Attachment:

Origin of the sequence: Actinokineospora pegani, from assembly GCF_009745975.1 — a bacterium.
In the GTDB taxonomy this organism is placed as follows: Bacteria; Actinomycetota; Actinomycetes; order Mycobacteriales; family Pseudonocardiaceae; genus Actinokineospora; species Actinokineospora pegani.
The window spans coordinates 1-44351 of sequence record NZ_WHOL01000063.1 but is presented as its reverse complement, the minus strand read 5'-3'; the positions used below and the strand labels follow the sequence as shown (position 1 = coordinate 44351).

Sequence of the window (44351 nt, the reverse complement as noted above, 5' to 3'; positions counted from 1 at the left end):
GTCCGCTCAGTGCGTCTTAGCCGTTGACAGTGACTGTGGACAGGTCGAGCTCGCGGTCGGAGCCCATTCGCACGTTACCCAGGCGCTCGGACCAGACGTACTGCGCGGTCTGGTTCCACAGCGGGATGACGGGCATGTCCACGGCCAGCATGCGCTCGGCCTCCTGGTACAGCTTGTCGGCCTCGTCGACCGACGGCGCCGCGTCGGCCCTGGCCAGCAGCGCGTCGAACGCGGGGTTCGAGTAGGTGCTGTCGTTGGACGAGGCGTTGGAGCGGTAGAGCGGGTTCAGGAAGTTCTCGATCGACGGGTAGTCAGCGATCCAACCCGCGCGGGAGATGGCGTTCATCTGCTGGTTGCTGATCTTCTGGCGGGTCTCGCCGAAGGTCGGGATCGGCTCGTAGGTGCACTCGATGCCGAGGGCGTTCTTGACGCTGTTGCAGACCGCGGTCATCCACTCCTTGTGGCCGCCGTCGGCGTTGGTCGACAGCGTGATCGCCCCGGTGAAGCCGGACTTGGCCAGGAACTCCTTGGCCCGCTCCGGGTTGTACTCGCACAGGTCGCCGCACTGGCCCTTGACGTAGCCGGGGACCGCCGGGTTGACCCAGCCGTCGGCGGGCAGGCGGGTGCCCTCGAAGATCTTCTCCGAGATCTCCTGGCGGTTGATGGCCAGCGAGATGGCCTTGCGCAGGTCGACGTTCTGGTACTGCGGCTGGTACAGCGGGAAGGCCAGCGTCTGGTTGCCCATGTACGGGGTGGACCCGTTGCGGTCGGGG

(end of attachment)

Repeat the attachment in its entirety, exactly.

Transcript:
Origin of the sequence: Actinokineospora pegani, from assembly GCF_009745975.1 — a bacterium.
In the GTDB taxonomy this organism is placed as follows: Bacteria; Actinomycetota; Actinomycetes; order Mycobacteriales; family Pseudonocardiaceae; genus Actinokineospora; species Actinokineospora pegani.
The window spans coordinates 1-44351 of sequence record NZ_WHOL01000063.1 but is presented as its reverse complement, the minus strand read 5'-3'; the positions used below and the strand labels follow the sequence as shown (position 1 = coordinate 44351).

Sequence of the window (44351 nt, the reverse complement as noted above, 5' to 3'; positions counted from 1 at the left end):
GTCCGCTCAGTGCGTCTTAGCCGTTGACAGTGACTGTGGACAGGTCGAGCTCGCGGTCGGAGCCCATTCGCACGTTACCCAGGCGCTCGGACCAGACGTACTGCGCGGTCTGGTTCCACAGCGGGATGACGGGCATGTCCACGGCCAGCATGCGCTCGGCCTCCTGGTACAGCTTGTCGGCCTCGTCGACCGACGGCGCCGCGTCGGCCCTGGCCAGCAGCGCGTCGAACGCGGGGTTCGAGTAGGTGCTGTCGTTGGACGAGGCGTTGGAGCGGTAGAGCGGGTTCAGGAAGTTCTCGATCGACGGGTAGTCAGCGATCCAACCCGCGCGGGAGATGGCGTTCATCTGCTGGTTGCTGATCTTCTGGCGGGTCTCGCCGAAGGTCGGGATCGGCTCGTAGGTGCACTCGATGCCGAGGGCGTTCTTGACGCTGTTGCAGACCGCGGTCATCCACTCCTTGTGGCCGCCGTCGGCGTTGGTCGACAGCGTGATCGCCCCGGTGAAGCCGGACTTGGCCAGGAACTCCTTGGCCCGCTCCGGGTTGTACTCGCACAGGTCGCCGCACTGGCCCTTGACGTAGCCGGGGACCGCCGGGTTGACCCAGCCGTCGGCGGGCAGGCGGGTGCCCTCGAAGATCTTCTCCGAGATCTCCTGGCGGTTGATGGCCAGCGAGATGGCCTTGCGCAGGTCGACGTTCTGGTACTGCGGCTGGTACAGCGGGAAGGCCAGCGTCTGGTTGCCCATGTACGGGGTGGACCCGTTGCGGTCGGGG